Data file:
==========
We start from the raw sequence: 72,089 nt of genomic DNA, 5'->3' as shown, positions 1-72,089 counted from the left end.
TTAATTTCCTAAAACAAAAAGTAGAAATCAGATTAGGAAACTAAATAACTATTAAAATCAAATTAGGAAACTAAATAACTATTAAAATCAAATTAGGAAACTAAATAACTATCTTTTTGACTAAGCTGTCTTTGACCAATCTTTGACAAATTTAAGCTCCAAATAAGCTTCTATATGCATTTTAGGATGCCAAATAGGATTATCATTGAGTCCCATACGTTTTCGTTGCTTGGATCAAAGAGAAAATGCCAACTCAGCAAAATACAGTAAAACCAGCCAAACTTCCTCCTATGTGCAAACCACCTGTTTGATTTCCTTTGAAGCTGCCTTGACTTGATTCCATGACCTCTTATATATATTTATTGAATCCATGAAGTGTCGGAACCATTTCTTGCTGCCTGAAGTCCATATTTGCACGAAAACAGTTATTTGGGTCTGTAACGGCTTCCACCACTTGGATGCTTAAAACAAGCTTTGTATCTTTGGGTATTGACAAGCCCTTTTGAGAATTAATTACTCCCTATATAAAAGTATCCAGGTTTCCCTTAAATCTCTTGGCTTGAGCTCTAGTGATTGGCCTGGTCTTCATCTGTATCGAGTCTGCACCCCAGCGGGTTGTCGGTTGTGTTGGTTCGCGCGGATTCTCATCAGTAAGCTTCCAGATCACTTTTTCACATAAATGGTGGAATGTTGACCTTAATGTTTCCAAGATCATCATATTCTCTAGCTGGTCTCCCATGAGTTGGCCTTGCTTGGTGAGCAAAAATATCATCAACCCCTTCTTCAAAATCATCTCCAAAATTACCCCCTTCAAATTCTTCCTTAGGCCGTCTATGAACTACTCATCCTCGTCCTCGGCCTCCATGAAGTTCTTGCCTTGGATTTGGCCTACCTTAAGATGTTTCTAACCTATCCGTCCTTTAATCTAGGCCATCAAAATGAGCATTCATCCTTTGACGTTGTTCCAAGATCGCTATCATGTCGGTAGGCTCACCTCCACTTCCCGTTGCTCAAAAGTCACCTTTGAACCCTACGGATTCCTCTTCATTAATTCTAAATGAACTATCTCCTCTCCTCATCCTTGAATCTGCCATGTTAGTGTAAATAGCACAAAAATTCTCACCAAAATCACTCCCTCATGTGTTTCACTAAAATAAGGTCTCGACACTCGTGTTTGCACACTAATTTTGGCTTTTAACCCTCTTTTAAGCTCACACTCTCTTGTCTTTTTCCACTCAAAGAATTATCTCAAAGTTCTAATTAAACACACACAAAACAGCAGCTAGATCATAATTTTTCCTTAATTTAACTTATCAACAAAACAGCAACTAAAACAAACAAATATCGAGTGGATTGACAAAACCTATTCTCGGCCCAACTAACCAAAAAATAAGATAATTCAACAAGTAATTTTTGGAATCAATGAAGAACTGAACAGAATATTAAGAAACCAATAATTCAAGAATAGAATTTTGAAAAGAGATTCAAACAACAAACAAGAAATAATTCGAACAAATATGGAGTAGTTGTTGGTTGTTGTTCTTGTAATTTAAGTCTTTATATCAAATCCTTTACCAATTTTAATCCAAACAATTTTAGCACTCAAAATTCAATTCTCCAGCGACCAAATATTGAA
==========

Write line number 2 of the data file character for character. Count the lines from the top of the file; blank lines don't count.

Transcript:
TTAATTTCCTAAAACAAAAAGTAGAAATCAGATTAGGAAACTAAATAACTATTAAAATCAAATTAGGAAACTAAATAACTATTAAAATCAAATTAGGAAACTAAATAACTATCTTTTTGACTAAGCTGTCTTTGACCAATCTTTGACAAATTTAAGCTCCAAATAAGCTTCTATATGCATTTTAGGATGCCAAATAGGATTATCATTGAGTCCCATACGTTTTCGTTGCTTGGATCAAAGAGAAAATGCCAACTCAGCAAAATACAGTAAAACCAGCCAAACTTCCTCCTATGTGCAAACCACCTGTTTGATTTCCTTTGAAGCTGCCTTGACTTGATTCCATGACCTCTTATATATATTTATTGAATCCATGAAGTGTCGGAACCATTTCTTGCTGCCTGAAGTCCATATTTGCACGAAAACAGTTATTTGGGTCTGTAACGGCTTCCACCACTTGGATGCTTAAAACAAGCTTTGTATCTTTGGGTATTGACAAGCCCTTTTGAGAATTAATTACTCCCTATATAAAAGTATCCAGGTTTCCCTTAAATCTCTTGGCTTGAGCTCTAGTGATTGGCCTGGTCTTCATCTGTATCGAGTCTGCACCCCAGCGGGTTGTCGGTTGTGTTGGTTCGCGCGGATTCTCATCAGTAAGCTTCCAGATCACTTTTTCACATAAATGGTGGAATGTTGACCTTAATGTTTCCAAGATCATCATATTCTCTAGCTGGTCTCCCATGAGTTGGCCTTGCTTGGTGAGCAAAAATATCATCAACCCCTTCTTCAAAATCATCTCCAAAATTACCCCCTTCAAATTCTTCCTTAGGCCGTCTATGAACTACTCATCCTCGTCCTCGGCCTCCATGAAGTTCTTGCCTTGGATTTGGCCTACCTTAAGATGTTTCTAACCTATCCGTCCTTTAATCTAGGCCATCAAAATGAGCATTCATCCTTTGACGTTGTTCCAAGATCGCTATCATGTCGGTAGGCTCACCTCCACTTCCCGTTGCTCAAAAGTCACCTTTGAACCCTACGGATTCCTCTTCATTAATTCTAAATGAACTATCTCCTCTCCTCATCCTTGAATCTGCCATGTTAGTGTAAATAGCACAAAAATTCTCACCAAAATCACTCCCTCATGTGTTTCACTAAAATAAGGTCTCGACACTCGTGTTTGCACACTAATTTTGGCTTTTAACCCTCTTTTAAGCTCACACTCTCTTGTCTTTTTCCACTCAAAGAATTATCTCAAAGTTCTAATTAAACACACACAAAACAGCAGCTAGATCATAATTTTTCCTTAATTTAACTTATCAACAAAACAGCAACTAAAACAAACAAATATCGAGTGGATTGACAAAACCTATTCTCGGCCCAACTAACCAAAAAATAAGATAATTCAACAAGTAATTTTTGGAATCAATGAAGAACTGAACAGAATATTAAGAAACCAATAATTCAAGAATAGAATTTTGAAAAGAGATTCAAACAACAAACAAGAAATAATTCGAACAAATATGGAGTAGTTGTTGGTTGTTGTTCTTGTAATTTAAGTCTTTATATCAAATCCTTTACCAATTTTAATCCAAACAATTTTAGCACTCAAAATTCAATTCTCCAGCGACCAAATATTGAA